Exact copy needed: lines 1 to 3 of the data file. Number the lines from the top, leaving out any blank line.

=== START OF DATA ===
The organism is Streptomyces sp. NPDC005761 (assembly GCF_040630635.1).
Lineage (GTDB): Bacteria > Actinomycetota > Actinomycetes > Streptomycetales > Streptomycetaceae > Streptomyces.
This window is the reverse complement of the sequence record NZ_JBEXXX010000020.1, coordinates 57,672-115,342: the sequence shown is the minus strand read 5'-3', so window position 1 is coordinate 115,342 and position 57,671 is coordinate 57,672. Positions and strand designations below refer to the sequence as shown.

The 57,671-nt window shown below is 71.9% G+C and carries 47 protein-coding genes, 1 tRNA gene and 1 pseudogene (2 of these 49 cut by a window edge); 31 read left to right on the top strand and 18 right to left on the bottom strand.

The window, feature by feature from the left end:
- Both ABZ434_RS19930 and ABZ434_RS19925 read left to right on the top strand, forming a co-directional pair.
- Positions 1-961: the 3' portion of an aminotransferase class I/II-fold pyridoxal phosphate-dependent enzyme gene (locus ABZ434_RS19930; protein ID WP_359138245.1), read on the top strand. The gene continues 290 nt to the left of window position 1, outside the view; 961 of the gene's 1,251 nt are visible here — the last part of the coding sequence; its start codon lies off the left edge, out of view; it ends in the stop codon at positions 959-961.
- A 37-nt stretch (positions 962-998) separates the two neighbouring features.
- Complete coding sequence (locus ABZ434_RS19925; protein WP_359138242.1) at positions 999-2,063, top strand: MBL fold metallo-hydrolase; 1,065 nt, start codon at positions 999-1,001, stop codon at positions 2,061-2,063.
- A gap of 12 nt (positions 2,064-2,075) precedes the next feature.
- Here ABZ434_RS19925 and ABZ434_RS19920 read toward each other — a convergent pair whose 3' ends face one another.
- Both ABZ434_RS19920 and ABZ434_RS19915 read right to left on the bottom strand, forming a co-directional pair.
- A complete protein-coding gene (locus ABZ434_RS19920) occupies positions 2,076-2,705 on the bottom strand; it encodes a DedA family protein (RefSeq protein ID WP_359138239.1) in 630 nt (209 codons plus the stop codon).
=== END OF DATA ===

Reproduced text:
The organism is Streptomyces sp. NPDC005761 (assembly GCF_040630635.1).
Lineage (GTDB): Bacteria > Actinomycetota > Actinomycetes > Streptomycetales > Streptomycetaceae > Streptomyces.
This window is the reverse complement of the sequence record NZ_JBEXXX010000020.1, coordinates 57,672-115,342: the sequence shown is the minus strand read 5'-3', so window position 1 is coordinate 115,342 and position 57,671 is coordinate 57,672. Positions and strand designations below refer to the sequence as shown.